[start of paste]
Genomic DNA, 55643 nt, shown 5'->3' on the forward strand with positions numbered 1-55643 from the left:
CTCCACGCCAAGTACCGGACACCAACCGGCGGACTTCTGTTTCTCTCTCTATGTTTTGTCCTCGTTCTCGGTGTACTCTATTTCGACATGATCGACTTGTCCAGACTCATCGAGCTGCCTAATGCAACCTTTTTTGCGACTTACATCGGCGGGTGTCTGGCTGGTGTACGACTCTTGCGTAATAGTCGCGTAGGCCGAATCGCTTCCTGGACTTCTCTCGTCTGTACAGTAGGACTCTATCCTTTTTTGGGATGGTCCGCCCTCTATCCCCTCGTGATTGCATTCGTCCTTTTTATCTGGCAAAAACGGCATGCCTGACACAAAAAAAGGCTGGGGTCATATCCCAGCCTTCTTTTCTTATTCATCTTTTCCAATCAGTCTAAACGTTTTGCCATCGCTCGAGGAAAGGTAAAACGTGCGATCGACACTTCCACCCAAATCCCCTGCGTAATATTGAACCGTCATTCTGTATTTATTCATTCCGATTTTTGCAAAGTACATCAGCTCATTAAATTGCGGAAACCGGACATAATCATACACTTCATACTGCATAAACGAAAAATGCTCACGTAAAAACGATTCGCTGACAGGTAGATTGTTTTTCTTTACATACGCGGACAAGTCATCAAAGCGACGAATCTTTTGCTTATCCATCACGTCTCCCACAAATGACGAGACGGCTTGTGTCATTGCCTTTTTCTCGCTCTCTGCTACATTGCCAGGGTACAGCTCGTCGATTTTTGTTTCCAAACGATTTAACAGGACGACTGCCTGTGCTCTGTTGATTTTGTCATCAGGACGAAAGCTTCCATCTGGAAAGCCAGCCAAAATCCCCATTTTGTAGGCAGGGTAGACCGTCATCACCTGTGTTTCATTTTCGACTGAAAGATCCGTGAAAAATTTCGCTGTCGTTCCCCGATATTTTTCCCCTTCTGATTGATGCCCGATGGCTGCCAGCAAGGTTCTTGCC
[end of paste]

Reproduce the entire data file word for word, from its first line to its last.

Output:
Genomic DNA, 55643 nt, shown 5'->3' on the forward strand with positions numbered 1-55643 from the left:
CTCCACGCCAAGTACCGGACACCAACCGGCGGACTTCTGTTTCTCTCTCTATGTTTTGTCCTCGTTCTCGGTGTACTCTATTTCGACATGATCGACTTGTCCAGACTCATCGAGCTGCCTAATGCAACCTTTTTTGCGACTTACATCGGCGGGTGTCTGGCTGGTGTACGACTCTTGCGTAATAGTCGCGTAGGCCGAATCGCTTCCTGGACTTCTCTCGTCTGTACAGTAGGACTCTATCCTTTTTTGGGATGGTCCGCCCTCTATCCCCTCGTGATTGCATTCGTCCTTTTTATCTGGCAAAAACGGCATGCCTGACACAAAAAAAGGCTGGGGTCATATCCCAGCCTTCTTTTCTTATTCATCTTTTCCAATCAGTCTAAACGTTTTGCCATCGCTCGAGGAAAGGTAAAACGTGCGATCGACACTTCCACCCAAATCCCCTGCGTAATATTGAACCGTCATTCTGTATTTATTCATTCCGATTTTTGCAAAGTACATCAGCTCATTAAATTGCGGAAACCGGACATAATCATACACTTCATACTGCATAAACGAAAAATGCTCACGTAAAAACGATTCGCTGACAGGTAGATTGTTTTTCTTTACATACGCGGACAAGTCATCAAAGCGACGAATCTTTTGCTTATCCATCACGTCTCCCACAAATGACGAGACGGCTTGTGTCATTGCCTTTTTCTCGCTCTCTGCTACATTGCCAGGGTACAGCTCGTCGATTTTTGTTTCCAAACGATTTAACAGGACGACTGCCTGTGCTCTGTTGATTTTGTCATCAGGACGAAAGCTTCCATCTGGAAAGCCAGCCAAAATCCCCATTTTGTAGGCAGGGTAGACCGTCATCACCTGTGTTTCATTTTCGACTGAAAGATCCGTGAAAAATTTCGCTGTCGTTCCCCGATATTTTTCCCCTTCTGATTGATGCCCGATGGCTGCCAGCAAGGTTCTTGCC